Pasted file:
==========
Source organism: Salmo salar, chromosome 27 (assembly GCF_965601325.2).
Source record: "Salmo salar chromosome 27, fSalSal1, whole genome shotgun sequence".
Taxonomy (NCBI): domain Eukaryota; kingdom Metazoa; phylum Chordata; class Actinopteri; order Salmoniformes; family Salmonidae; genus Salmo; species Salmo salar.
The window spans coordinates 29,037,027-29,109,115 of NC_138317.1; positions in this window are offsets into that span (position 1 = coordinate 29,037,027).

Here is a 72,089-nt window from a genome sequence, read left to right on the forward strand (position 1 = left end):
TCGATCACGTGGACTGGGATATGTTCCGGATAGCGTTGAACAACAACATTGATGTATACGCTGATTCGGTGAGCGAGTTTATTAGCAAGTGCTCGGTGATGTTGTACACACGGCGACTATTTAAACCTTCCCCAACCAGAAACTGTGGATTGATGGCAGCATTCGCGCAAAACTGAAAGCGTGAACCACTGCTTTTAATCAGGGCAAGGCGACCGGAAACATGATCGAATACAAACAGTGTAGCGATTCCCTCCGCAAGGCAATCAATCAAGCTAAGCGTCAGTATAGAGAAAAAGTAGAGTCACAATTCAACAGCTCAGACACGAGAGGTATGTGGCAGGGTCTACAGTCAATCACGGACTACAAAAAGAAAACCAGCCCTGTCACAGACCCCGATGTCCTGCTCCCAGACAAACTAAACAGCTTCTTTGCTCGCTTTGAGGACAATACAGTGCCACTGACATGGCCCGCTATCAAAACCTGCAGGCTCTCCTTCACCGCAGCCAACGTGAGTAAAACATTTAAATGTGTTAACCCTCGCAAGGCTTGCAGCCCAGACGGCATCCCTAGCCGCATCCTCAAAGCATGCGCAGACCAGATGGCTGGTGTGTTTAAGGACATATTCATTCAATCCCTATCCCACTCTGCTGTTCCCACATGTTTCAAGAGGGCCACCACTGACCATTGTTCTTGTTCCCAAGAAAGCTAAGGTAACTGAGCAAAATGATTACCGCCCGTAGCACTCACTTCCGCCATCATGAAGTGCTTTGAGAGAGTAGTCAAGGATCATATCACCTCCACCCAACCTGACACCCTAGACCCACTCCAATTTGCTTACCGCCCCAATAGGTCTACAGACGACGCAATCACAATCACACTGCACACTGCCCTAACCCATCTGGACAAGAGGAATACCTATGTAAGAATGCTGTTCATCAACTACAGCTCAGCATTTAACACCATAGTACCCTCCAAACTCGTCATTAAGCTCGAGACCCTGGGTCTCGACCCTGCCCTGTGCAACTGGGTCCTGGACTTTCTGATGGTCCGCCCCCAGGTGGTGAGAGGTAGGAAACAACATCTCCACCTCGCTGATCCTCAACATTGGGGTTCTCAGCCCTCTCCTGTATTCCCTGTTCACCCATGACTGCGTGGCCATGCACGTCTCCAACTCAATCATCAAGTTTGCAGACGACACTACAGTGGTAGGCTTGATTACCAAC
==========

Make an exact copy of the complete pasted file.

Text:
Source organism: Salmo salar, chromosome 27 (assembly GCF_965601325.2).
Source record: "Salmo salar chromosome 27, fSalSal1, whole genome shotgun sequence".
Taxonomy (NCBI): domain Eukaryota; kingdom Metazoa; phylum Chordata; class Actinopteri; order Salmoniformes; family Salmonidae; genus Salmo; species Salmo salar.
The window spans coordinates 29,037,027-29,109,115 of NC_138317.1; positions in this window are offsets into that span (position 1 = coordinate 29,037,027).

Here is a 72,089-nt window from a genome sequence, read left to right on the forward strand (position 1 = left end):
TCGATCACGTGGACTGGGATATGTTCCGGATAGCGTTGAACAACAACATTGATGTATACGCTGATTCGGTGAGCGAGTTTATTAGCAAGTGCTCGGTGATGTTGTACACACGGCGACTATTTAAACCTTCCCCAACCAGAAACTGTGGATTGATGGCAGCATTCGCGCAAAACTGAAAGCGTGAACCACTGCTTTTAATCAGGGCAAGGCGACCGGAAACATGATCGAATACAAACAGTGTAGCGATTCCCTCCGCAAGGCAATCAATCAAGCTAAGCGTCAGTATAGAGAAAAAGTAGAGTCACAATTCAACAGCTCAGACACGAGAGGTATGTGGCAGGGTCTACAGTCAATCACGGACTACAAAAAGAAAACCAGCCCTGTCACAGACCCCGATGTCCTGCTCCCAGACAAACTAAACAGCTTCTTTGCTCGCTTTGAGGACAATACAGTGCCACTGACATGGCCCGCTATCAAAACCTGCAGGCTCTCCTTCACCGCAGCCAACGTGAGTAAAACATTTAAATGTGTTAACCCTCGCAAGGCTTGCAGCCCAGACGGCATCCCTAGCCGCATCCTCAAAGCATGCGCAGACCAGATGGCTGGTGTGTTTAAGGACATATTCATTCAATCCCTATCCCACTCTGCTGTTCCCACATGTTTCAAGAGGGCCACCACTGACCATTGTTCTTGTTCCCAAGAAAGCTAAGGTAACTGAGCAAAATGATTACCGCCCGTAGCACTCACTTCCGCCATCATGAAGTGCTTTGAGAGAGTAGTCAAGGATCATATCACCTCCACCCAACCTGACACCCTAGACCCACTCCAATTTGCTTACCGCCCCAATAGGTCTACAGACGACGCAATCACAATCACACTGCACACTGCCCTAACCCATCTGGACAAGAGGAATACCTATGTAAGAATGCTGTTCATCAACTACAGCTCAGCATTTAACACCATAGTACCCTCCAAACTCGTCATTAAGCTCGAGACCCTGGGTCTCGACCCTGCCCTGTGCAACTGGGTCCTGGACTTTCTGATGGTCCGCCCCCAGGTGGTGAGAGGTAGGAAACAACATCTCCACCTCGCTGATCCTCAACATTGGGGTTCTCAGCCCTCTCCTGTATTCCCTGTTCACCCATGACTGCGTGGCCATGCACGTCTCCAACTCAATCATCAAGTTTGCAGACGACACTACAGTGGTAGGCTTGATTACCAAC